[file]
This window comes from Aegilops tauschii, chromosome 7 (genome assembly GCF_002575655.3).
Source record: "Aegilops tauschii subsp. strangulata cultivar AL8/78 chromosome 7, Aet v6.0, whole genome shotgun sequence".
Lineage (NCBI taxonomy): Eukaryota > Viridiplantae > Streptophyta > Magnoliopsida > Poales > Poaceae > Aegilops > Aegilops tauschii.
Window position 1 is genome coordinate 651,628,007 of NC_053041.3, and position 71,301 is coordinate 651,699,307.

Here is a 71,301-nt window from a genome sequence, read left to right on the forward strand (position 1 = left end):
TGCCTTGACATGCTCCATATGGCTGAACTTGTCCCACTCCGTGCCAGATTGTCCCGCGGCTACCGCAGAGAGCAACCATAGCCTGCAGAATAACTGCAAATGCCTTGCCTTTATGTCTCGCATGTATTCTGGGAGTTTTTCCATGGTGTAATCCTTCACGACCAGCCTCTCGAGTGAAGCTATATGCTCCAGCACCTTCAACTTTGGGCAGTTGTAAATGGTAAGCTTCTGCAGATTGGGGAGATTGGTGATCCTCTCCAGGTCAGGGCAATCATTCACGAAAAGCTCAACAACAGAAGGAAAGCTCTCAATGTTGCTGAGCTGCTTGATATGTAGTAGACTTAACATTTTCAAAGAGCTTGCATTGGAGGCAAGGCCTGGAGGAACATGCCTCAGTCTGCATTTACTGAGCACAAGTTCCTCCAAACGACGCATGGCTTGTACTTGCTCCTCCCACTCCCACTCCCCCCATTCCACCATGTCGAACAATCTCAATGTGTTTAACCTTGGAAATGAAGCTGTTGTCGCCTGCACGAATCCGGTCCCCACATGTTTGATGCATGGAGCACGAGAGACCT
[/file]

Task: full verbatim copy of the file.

This window comes from Aegilops tauschii, chromosome 7 (genome assembly GCF_002575655.3).
Source record: "Aegilops tauschii subsp. strangulata cultivar AL8/78 chromosome 7, Aet v6.0, whole genome shotgun sequence".
Lineage (NCBI taxonomy): Eukaryota > Viridiplantae > Streptophyta > Magnoliopsida > Poales > Poaceae > Aegilops > Aegilops tauschii.
Window position 1 is genome coordinate 651,628,007 of NC_053041.3, and position 71,301 is coordinate 651,699,307.

Here is a 71,301-nt window from a genome sequence, read left to right on the forward strand (position 1 = left end):
TGCCTTGACATGCTCCATATGGCTGAACTTGTCCCACTCCGTGCCAGATTGTCCCGCGGCTACCGCAGAGAGCAACCATAGCCTGCAGAATAACTGCAAATGCCTTGCCTTTATGTCTCGCATGTATTCTGGGAGTTTTTCCATGGTGTAATCCTTCACGACCAGCCTCTCGAGTGAAGCTATATGCTCCAGCACCTTCAACTTTGGGCAGTTGTAAATGGTAAGCTTCTGCAGATTGGGGAGATTGGTGATCCTCTCCAGGTCAGGGCAATCATTCACGAAAAGCTCAACAACAGAAGGAAAGCTCTCAATGTTGCTGAGCTGCTTGATATGTAGTAGACTTAACATTTTCAAAGAGCTTGCATTGGAGGCAAGGCCTGGAGGAACATGCCTCAGTCTGCATTTACTGAGCACAAGTTCCTCCAAACGACGCATGGCTTGTACTTGCTCCTCCCACTCCCACTCCCCCCATTCCACCATGTCGAACAATCTCAATGTGTTTAACCTTGGAAATGAAGCTGTTGTCGCCTGCACGAATCCGGTCCCCACATGTTTGATGCATGGAGCACGAGAGACCT